The director of House of Flying Daggers and Hero drains the color from a Shakespearean take of double identities to crisply symbolic effect.
Keiichi Hara’s candy-colored fairy tale is certainly a feast for the eyes, even if its story is skin deep.
Nietzchka Keene’s adaptation of the Grimm fairy tale is a haunting black-and-white showcase for Björk.
The Wachowskis’ last theatrical film to date — a space opera with Channing Tatum as a roller-skating wolf man — is one of their most ambitiously corny efforts yet.
Howl’s Moving Castle, Hayao Miyazaki’s sprawling, mythic steampunk fantasy from 2004, is one of the master’s more underrated features.
Looking back on the final season of HBO’s hit show, it’s impossible not to see the many ways the showrunners let down their story and the characters in it.
Divisive though it (and the final season) may have been, Game of Thrones’ final episode course-corrects in some satisfying ways.
The Mad Queen rears her fire-breathing head in a visually stunning, but narratively baffling penultimate episode.
While it doesn’t have the reputation of Miyazaki’s later works, Studio Ghibli’s sophomore film serves as a lovely steampunk primer to the man’s filmography.
Middle-earth or middle-of-the-road? Dome Karukoski’s take on the Lord of the Rings author’s early life doesn’t even try to break the biopic mold.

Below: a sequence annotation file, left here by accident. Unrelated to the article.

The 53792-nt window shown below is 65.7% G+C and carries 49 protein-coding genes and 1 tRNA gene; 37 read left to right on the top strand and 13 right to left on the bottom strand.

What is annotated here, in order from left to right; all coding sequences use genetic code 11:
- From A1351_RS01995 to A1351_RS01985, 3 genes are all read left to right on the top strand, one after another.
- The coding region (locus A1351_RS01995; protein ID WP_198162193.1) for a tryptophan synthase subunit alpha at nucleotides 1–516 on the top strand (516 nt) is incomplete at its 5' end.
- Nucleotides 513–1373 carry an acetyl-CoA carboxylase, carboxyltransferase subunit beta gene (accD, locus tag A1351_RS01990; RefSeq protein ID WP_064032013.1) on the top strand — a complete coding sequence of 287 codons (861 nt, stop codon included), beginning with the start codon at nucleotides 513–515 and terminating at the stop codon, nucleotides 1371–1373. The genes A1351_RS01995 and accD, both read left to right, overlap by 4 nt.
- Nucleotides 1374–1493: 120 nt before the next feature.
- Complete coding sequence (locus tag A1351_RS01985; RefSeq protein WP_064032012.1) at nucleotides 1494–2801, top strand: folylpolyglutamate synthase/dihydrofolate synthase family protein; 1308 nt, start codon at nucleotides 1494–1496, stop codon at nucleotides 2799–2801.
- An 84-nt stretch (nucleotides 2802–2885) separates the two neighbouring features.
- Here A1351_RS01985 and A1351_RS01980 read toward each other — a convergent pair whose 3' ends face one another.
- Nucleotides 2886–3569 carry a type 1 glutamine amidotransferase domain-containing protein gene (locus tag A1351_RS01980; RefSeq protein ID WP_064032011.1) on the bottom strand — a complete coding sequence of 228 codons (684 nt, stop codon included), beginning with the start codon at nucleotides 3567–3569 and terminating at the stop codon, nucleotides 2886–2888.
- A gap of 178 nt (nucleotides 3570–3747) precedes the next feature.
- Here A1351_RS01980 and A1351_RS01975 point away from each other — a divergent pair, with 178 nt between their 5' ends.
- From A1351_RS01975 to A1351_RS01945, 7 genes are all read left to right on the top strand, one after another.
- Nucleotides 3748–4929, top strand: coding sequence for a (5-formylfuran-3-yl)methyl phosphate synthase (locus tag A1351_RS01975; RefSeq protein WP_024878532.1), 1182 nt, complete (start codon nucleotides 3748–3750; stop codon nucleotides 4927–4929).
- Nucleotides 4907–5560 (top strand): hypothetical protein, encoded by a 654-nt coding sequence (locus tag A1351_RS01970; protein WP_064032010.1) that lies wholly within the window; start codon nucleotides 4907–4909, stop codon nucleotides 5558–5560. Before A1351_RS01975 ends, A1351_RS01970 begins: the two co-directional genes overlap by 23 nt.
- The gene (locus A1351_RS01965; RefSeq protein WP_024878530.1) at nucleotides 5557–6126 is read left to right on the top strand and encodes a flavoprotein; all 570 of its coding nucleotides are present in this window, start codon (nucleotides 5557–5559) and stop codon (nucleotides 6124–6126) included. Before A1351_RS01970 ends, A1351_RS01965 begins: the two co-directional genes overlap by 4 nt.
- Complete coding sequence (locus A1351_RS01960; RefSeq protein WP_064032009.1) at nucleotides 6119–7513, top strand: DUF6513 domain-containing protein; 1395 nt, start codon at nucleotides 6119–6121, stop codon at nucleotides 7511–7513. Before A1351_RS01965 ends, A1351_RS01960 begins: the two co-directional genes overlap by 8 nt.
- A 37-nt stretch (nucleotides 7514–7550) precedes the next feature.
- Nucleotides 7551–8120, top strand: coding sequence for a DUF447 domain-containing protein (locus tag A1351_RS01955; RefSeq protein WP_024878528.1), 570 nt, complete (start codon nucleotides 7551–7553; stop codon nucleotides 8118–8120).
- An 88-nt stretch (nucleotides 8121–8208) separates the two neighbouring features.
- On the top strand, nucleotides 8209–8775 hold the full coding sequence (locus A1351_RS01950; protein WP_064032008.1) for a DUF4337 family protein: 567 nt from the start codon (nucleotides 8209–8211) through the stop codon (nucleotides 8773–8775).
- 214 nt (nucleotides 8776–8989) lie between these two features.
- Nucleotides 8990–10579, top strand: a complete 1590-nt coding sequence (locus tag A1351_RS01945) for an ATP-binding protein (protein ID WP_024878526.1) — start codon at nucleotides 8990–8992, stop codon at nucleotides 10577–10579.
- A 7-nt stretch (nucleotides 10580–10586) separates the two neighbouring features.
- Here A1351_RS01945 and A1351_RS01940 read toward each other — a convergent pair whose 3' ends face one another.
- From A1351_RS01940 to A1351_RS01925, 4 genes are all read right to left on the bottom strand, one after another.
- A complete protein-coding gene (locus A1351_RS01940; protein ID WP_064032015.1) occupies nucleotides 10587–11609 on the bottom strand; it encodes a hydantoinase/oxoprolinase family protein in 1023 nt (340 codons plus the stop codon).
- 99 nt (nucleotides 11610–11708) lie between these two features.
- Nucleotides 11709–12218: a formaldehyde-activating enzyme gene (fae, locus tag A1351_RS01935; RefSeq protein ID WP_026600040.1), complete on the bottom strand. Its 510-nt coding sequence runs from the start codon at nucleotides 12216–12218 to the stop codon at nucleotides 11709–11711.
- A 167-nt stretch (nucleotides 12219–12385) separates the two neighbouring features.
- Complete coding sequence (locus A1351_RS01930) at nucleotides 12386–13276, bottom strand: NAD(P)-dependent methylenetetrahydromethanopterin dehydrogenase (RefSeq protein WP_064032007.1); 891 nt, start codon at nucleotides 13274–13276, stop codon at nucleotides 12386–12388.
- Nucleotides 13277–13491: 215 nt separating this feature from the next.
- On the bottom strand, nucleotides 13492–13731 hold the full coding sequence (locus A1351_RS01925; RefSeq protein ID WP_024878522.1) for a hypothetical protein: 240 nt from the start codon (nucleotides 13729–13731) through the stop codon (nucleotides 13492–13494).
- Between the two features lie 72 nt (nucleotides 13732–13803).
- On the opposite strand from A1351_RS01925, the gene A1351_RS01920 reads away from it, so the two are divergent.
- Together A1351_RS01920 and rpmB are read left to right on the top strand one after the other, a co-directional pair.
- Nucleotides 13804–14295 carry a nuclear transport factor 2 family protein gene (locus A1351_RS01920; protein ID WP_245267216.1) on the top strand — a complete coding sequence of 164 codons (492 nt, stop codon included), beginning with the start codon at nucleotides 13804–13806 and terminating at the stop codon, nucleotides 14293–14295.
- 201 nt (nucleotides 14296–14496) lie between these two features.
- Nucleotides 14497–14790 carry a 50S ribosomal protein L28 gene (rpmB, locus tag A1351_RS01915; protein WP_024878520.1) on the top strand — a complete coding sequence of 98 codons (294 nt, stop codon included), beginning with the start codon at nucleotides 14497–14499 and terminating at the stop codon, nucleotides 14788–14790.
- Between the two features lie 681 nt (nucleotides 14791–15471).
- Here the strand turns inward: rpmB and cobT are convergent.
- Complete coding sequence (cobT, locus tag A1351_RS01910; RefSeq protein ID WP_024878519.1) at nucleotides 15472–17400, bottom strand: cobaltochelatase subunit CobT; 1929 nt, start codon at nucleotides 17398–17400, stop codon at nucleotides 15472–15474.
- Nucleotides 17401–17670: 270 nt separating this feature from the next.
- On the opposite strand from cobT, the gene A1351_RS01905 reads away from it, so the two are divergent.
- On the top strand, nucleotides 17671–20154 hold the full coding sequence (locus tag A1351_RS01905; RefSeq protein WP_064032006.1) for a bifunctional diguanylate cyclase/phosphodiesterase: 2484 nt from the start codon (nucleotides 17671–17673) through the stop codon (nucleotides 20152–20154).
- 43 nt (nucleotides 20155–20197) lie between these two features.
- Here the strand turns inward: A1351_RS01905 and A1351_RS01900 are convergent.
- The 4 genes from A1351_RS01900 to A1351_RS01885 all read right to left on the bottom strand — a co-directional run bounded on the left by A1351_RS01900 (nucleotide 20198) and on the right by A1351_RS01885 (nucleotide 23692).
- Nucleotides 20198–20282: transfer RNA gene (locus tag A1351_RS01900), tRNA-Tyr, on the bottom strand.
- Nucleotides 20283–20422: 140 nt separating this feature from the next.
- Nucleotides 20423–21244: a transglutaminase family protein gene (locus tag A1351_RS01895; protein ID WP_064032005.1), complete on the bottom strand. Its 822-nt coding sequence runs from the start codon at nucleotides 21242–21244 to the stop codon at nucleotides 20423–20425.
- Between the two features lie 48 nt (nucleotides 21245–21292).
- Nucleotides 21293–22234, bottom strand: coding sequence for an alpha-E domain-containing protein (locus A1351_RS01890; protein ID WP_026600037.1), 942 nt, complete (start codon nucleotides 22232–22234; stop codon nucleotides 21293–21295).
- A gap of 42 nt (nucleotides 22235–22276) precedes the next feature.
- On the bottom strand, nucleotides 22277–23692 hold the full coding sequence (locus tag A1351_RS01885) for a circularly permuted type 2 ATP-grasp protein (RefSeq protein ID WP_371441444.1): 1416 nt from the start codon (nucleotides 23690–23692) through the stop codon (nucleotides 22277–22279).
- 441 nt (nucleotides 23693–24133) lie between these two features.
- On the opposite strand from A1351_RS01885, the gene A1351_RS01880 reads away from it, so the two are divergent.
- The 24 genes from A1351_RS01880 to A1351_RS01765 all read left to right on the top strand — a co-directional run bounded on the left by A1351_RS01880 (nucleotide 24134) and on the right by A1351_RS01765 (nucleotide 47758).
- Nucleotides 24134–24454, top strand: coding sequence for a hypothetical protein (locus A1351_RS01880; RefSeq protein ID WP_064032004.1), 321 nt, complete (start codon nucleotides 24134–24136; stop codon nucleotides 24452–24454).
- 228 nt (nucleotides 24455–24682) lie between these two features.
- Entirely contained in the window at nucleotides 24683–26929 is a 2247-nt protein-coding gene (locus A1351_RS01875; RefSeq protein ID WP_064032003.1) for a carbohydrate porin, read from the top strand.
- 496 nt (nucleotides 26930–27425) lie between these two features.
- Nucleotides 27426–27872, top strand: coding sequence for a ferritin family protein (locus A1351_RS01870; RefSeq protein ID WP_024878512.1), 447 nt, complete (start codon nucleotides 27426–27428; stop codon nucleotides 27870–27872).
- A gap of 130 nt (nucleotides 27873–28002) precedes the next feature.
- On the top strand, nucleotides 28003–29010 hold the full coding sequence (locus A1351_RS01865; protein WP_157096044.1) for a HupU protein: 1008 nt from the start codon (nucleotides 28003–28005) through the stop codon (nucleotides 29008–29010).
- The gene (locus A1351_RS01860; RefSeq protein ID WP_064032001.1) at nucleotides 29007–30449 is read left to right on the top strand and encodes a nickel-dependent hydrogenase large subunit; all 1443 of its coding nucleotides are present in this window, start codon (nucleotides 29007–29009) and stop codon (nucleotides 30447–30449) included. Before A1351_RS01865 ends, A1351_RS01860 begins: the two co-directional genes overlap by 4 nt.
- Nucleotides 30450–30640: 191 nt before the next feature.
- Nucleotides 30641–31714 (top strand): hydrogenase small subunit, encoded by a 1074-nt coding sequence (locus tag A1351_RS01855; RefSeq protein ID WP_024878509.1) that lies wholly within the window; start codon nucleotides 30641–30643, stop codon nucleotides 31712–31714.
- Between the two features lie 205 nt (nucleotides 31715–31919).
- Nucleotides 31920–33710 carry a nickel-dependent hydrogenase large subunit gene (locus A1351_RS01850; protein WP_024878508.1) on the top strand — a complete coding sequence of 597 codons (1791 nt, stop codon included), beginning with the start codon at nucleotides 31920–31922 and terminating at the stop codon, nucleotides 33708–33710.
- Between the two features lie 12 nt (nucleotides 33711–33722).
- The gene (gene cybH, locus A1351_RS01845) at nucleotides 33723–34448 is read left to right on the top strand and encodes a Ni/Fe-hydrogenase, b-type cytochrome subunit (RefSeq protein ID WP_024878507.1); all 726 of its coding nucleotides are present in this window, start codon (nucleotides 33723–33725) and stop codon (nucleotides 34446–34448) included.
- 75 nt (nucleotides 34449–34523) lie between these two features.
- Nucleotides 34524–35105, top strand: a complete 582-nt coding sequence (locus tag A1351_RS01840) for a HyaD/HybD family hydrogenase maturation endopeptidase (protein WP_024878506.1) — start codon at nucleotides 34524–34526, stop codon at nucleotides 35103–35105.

Westeros finds itself divided on who should lead it, in a frustrating feature-length episode that walks back vital character development.
The war between the living and the dead reaches its apex in the long-awaited, but fairly boilerplate, climax of Game of Thrones.
The MCU reaches a climax of sorts with the ambitious, three-hour Endgame, a satisifying end to the 11-year Marvel mythos to date.
Brienne gets knighted, Arya checks something off her bucket list, and Dany reckons with Jon’s parentage in another leadup to Game of Thrones’ big battle.
With “Winterfell”, Game of Thrones starts its final season with a reorienting premiere, complicating alliances and setting up conflicts.
C2E2 2019 kicks off in earnest with panels on black horror, graphic novels and SF, as well as a glimmering, Vegas-style showcase from John Barrowman.
Tim Burton’s last great film was a mythic tall tale that anchored his dark whimsy in something more sentimental and moving.
Lisa Brühlmann’s Swiss coming-of-age mermaid tale is admirably shot and performed, but inadvertently hews too closely to similar […]